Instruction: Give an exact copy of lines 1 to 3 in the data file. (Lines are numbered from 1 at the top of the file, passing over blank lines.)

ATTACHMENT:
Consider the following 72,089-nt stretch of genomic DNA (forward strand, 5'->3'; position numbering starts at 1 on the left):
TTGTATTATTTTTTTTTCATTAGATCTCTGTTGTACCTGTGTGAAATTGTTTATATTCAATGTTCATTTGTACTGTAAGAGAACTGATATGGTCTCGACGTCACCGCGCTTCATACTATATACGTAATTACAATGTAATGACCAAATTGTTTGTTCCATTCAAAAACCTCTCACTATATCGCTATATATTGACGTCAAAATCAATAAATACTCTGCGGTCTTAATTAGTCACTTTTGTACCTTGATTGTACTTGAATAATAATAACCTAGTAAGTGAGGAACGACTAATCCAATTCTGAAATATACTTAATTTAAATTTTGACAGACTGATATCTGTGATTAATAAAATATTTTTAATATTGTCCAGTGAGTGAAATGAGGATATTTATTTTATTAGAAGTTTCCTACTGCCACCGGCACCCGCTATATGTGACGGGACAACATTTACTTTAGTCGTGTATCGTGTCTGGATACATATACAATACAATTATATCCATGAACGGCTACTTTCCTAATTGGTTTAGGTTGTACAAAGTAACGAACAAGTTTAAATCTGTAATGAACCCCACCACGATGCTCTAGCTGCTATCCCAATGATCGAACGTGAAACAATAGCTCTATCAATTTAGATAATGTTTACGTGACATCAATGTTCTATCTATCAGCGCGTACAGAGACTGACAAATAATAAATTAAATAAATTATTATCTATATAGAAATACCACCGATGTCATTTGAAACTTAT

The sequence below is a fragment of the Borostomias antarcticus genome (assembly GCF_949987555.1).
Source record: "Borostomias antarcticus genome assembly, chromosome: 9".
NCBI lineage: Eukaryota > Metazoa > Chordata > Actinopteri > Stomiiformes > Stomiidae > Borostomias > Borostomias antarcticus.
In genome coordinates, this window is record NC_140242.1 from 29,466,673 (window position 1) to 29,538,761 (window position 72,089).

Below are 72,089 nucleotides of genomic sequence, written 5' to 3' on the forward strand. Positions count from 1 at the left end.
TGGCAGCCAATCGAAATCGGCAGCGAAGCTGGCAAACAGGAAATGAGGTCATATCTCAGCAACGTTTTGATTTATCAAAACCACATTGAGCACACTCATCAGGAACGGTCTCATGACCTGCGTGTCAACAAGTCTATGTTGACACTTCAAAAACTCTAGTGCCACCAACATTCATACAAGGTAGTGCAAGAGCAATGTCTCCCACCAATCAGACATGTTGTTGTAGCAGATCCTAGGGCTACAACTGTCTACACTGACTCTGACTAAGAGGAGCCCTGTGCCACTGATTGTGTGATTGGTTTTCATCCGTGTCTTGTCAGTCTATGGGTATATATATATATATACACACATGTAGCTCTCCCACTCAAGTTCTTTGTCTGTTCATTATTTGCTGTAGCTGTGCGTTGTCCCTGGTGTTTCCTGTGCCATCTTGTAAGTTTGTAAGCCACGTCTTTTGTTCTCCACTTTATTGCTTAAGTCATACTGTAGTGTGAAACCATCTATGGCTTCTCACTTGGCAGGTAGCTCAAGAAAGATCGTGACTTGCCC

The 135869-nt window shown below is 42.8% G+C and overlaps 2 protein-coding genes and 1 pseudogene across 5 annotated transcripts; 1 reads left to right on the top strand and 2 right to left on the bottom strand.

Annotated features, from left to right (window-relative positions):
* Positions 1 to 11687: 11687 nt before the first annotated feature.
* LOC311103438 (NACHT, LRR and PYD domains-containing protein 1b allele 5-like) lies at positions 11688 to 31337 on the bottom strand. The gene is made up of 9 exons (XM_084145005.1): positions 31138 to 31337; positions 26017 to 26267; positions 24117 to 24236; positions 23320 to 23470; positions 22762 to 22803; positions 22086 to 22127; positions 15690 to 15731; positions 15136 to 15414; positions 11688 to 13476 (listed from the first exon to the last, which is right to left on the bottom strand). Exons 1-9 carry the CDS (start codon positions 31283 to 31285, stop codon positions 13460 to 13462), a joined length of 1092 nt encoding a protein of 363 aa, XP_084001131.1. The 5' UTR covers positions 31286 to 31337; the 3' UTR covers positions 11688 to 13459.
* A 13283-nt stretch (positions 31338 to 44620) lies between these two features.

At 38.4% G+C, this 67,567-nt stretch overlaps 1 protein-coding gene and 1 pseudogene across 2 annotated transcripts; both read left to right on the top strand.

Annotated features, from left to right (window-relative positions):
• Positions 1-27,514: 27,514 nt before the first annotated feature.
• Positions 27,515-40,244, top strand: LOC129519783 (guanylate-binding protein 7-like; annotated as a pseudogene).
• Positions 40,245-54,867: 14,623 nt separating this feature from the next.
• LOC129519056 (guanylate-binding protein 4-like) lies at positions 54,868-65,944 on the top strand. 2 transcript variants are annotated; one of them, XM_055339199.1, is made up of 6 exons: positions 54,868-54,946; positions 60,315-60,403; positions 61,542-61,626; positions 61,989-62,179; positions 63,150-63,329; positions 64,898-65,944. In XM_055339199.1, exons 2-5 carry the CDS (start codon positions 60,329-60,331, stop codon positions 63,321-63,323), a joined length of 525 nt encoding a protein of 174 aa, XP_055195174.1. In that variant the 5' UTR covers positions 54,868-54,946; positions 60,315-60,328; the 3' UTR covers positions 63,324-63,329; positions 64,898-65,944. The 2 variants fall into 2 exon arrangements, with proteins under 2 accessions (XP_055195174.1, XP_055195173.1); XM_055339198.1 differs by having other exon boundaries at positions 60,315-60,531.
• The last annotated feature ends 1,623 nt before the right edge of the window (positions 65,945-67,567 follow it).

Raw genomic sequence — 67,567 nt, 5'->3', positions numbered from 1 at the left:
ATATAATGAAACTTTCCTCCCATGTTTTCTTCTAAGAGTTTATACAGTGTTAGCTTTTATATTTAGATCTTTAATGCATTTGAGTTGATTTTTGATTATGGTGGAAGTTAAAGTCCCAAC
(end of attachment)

Consider the following 72,089-nt stretch of genomic DNA (forward strand, 5'->3'; position numbering starts at 1 on the left):
TTGTATTATTTTTTTTTCATTAGATCTCTGTTGTACCTGTGTGAAATTGTTTATATTCAATGTTCATTTGTACTGTAAGAGAACTGATATGGTCTCGACGTCACCGCGCTTCATACTATATACGTAATTACAATGTAATGACCAAATTGTTTGTTCCATTCAAAAACCTCTCACTATATCGCTATATATTGACGTCAAAATCAATAAATACTCTGCGGTCTTAATTAGTCACTTTTGTACCTTGATTGTACTTGAATAATAATAACCTAGTAAGTGAGGAACGACTAATCCAATTCTGAAATATACTTAATTTAAATTTTGACAGACTGATATCTGTGATTAATAAAATATTTTTAATATTGTCCAGTGAGTGAAATGAGGATATTTATTTTATTAGAAGTTTCCTACTGCCACCGGCACCCGCTATATGTGACGGGACAACATTTACTTTAGTCGTGTATCGTGTCTGGATACATATACAATACAATTATATCCATGAACGGCTACTTTCCTAATTGGTTTAGGTTGTACAAAGTAACGAACAAGTTTAAATCTGTAATGAACCCCACCACGATGCTCTAGCTGCTATCCCAATGATCGAACGTGAAACAATAGCTCTATCAATTTAGATAATGTTTACGTGACATCAATGTTCTATCTATCAGCGCGTACAGAGACTGACAAATAATAAATTAAATAAATTATTATCTATATAGAAATACCACCGATGTCATTTGAAACTTAT

The sequence below is a fragment of the Borostomias antarcticus genome (assembly GCF_949987555.1).